As a child growing up in the tiny town of Niceville, Florida, McKinney transplant and country singer-songwriter Crystal Yates couldn't avoid the twangy sounds of country music even if she had wanted to. "My mom says I could sing 'Why Don't You Love Me' by Hank Williams before I could say my ABCs," explains the powerfully-voiced, dark-haired singer.
Although the classic canons of Merle Haggard and George Jones had been memorized in her younger days as she also began delving into the work of Shel Silverstein, it was her first musical purchase of an early Whitney Houston album that laid out the roadmap of classic country storytelling and bold vocals that she's followed ever since.
Later this month, on October 21, Yates' stunning EP, I Believe, her third record, will be released and Yates, now in her mid-30s, can continue on what has been a remarkable journey over the past five years. Upon leaving Florida to pursue her dreams in 2009, Yates and her husband, Will -- who was her college sweetheart and is now her guitar player as well -- took a leap of faith which led them to McKinney. Along every step of the way, Yates was looking for the right opportunities to present themselves.
A major opportunity for Yates was delivered via a gloomy goth girl, clad in all black after a gig last year. The mystery girl confessed to having a mother who performed country music and let Yates know about the Texaco Country Showdown, a nationwide country talent contest consisting of thousands of entrants and many rounds of competition over a few months each year. Though mega-stars such as Brad Paisley and Garth Brooks have won at least one round of the 32-year-old contest, Yates was hesitant. She had already vowed not to traverse the burgeoning talent show and singing competition route in order to further her career, so she and her husband more or less brushed it off -- until the topic of theShowdown was brought up to her after each of her next three shows.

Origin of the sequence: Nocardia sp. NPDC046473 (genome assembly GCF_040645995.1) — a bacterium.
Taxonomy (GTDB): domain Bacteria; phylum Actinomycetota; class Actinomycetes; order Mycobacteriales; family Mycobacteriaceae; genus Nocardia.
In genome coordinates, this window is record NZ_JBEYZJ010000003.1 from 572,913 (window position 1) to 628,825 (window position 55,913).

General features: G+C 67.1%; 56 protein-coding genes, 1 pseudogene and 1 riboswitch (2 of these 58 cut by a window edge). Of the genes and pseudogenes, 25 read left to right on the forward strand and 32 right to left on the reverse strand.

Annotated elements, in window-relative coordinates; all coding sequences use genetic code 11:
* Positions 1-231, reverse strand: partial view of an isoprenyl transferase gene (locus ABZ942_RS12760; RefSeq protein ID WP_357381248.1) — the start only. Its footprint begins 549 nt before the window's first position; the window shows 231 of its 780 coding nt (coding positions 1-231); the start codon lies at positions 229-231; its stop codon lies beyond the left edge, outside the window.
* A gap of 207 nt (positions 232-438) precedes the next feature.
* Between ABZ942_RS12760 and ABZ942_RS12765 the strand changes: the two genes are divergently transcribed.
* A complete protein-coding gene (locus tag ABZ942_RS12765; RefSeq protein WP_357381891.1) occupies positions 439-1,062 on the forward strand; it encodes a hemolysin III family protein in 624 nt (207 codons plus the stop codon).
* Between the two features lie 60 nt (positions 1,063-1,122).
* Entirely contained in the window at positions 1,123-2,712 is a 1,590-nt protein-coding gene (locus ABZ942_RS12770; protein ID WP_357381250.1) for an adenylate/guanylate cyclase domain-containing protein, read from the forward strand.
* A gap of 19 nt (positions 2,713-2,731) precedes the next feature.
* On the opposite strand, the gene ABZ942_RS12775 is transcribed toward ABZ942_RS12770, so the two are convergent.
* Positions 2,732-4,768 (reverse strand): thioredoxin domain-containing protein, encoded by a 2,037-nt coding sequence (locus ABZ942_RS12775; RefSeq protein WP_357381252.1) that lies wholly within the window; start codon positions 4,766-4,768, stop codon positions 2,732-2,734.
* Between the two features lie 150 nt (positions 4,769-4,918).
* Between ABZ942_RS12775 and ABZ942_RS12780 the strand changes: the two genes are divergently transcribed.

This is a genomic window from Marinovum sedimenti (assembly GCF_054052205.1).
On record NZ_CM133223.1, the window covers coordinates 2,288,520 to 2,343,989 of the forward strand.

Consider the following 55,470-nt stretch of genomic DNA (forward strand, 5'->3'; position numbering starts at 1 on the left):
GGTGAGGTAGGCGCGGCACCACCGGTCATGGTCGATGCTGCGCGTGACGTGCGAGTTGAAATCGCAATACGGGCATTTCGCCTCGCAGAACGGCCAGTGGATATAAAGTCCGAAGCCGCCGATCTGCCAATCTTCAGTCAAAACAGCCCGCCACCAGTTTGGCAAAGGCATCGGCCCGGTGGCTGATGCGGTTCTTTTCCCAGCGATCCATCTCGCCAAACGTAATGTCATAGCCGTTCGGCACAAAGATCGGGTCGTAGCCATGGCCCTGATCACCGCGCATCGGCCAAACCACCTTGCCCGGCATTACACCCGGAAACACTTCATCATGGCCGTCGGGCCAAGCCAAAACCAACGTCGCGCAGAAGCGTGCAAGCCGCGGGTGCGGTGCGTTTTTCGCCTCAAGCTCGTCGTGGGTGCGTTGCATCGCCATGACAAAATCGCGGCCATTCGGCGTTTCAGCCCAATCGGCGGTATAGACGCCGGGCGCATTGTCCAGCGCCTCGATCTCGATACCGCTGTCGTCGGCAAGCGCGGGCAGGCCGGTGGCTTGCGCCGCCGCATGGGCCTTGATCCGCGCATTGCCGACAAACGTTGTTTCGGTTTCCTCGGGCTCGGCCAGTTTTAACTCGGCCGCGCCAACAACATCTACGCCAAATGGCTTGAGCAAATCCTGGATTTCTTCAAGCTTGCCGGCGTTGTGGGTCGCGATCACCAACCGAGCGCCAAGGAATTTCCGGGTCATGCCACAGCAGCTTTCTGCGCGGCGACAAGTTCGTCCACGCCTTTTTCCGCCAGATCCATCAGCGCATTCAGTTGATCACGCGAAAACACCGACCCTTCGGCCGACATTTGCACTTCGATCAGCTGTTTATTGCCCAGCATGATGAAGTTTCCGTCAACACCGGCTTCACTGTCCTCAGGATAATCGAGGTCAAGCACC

"I looked up the information on the Showdown,and found out the next leg of the competition was going to be held in Paris, Texas," she explains. "So I called the radio station that was sponsoring it, and they told me what to do and where to go. We sang two songs we had written for a friend who had recently been divorced, and lo and behold, we won that round of the competition."
As each round of the Showdown turned into a victory for Yates, who brought Will to play guitar at each performance instead of using the house band at each venue, she grew more confident. The stages became bigger with each successful round, too, as the couple played Billy Bobs' Texas and eventually found themselves in country music's mother church, the Ryman Auditorium in Nashville for the championship round. Again, Crystal and Will performed as a duo, establishing themselves as a unique act which wasn't interested in the usual conventions of modern country music. The panel of judges, including the president of the Grand Ole Opry, was impressed as LeAnn Rimes announced Yates as the winner in January of 2014.